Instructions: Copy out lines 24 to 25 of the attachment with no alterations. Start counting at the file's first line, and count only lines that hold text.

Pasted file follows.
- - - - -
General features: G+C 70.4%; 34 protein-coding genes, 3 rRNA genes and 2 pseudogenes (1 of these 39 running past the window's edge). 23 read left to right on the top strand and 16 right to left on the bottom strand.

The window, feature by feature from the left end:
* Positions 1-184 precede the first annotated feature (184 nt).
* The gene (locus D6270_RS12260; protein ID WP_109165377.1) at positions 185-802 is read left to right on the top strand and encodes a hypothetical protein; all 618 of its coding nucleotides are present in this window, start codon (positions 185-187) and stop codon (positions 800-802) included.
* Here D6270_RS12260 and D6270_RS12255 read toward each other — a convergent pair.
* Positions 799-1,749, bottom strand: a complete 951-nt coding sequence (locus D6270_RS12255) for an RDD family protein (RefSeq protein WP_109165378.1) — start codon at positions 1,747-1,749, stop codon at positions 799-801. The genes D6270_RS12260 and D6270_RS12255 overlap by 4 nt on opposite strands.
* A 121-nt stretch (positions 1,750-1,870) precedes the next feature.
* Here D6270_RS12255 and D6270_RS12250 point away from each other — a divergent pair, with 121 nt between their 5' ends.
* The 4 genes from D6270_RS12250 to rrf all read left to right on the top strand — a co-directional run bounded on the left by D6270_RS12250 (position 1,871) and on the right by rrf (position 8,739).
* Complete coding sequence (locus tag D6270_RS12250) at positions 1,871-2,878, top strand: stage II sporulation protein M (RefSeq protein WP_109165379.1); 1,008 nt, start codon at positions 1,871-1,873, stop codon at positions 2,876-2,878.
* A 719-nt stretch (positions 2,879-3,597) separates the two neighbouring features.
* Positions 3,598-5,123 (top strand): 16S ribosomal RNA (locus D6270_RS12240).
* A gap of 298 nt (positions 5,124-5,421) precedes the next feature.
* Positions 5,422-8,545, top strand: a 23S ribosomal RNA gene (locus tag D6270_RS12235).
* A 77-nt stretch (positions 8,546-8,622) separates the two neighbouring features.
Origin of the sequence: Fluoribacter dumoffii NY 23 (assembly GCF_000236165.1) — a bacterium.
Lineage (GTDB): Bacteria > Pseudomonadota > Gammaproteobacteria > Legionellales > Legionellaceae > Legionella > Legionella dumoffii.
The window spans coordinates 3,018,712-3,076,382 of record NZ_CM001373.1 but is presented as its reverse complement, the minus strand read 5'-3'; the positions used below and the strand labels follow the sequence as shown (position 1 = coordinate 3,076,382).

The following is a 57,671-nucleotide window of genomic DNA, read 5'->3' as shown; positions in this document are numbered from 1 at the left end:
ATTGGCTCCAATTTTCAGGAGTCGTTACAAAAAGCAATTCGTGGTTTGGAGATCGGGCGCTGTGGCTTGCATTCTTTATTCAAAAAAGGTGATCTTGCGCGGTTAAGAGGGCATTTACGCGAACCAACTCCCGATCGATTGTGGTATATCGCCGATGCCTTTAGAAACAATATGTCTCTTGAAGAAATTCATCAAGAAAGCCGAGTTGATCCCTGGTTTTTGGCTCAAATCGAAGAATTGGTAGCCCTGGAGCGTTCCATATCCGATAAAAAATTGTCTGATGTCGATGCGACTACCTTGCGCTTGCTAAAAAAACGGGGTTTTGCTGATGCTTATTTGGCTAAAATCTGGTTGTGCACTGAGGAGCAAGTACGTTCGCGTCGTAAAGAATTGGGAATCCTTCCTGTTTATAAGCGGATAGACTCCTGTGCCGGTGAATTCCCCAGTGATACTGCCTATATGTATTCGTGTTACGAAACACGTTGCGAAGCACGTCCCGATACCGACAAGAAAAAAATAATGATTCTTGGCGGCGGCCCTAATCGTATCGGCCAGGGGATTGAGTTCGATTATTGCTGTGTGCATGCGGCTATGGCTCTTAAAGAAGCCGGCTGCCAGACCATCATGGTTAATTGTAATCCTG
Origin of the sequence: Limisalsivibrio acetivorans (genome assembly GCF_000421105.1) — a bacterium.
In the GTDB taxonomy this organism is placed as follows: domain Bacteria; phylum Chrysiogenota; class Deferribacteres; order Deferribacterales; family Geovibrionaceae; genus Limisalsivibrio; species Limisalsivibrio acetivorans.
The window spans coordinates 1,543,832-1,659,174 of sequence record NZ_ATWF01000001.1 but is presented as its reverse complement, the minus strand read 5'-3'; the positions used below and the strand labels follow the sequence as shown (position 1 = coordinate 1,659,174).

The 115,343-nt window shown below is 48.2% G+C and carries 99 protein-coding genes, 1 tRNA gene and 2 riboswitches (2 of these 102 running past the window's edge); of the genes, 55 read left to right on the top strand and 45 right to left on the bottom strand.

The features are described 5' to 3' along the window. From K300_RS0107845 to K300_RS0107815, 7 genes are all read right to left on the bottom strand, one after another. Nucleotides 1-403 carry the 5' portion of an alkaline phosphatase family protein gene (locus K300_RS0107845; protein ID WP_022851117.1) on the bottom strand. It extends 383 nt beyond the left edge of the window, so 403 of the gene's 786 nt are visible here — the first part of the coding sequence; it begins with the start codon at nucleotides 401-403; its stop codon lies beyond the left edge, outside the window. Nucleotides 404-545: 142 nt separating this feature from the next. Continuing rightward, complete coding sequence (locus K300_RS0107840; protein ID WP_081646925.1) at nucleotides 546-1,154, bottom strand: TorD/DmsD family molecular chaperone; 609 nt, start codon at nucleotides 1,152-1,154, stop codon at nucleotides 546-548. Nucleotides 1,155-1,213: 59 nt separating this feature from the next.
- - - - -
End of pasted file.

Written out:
The 115,343-nt window shown below is 48.2% G+C and carries 99 protein-coding genes, 1 tRNA gene and 2 riboswitches (2 of these 102 running past the window's edge); of the genes, 55 read left to right on the top strand and 45 right to left on the bottom strand.

The features are described 5' to 3' along the window. From K300_RS0107845 to K300_RS0107815, 7 genes are all read right to left on the bottom strand, one after another. Nucleotides 1-403 carry the 5' portion of an alkaline phosphatase family protein gene (locus K300_RS0107845; protein ID WP_022851117.1) on the bottom strand. It extends 383 nt beyond the left edge of the window, so 403 of the gene's 786 nt are visible here — the first part of the coding sequence; it begins with the start codon at nucleotides 401-403; its stop codon lies beyond the left edge, outside the window. Nucleotides 404-545: 142 nt separating this feature from the next. Continuing rightward, complete coding sequence (locus K300_RS0107840; protein ID WP_081646925.1) at nucleotides 546-1,154, bottom strand: TorD/DmsD family molecular chaperone; 609 nt, start codon at nucleotides 1,152-1,154, stop codon at nucleotides 546-548. Nucleotides 1,155-1,213: 59 nt separating this feature from the next.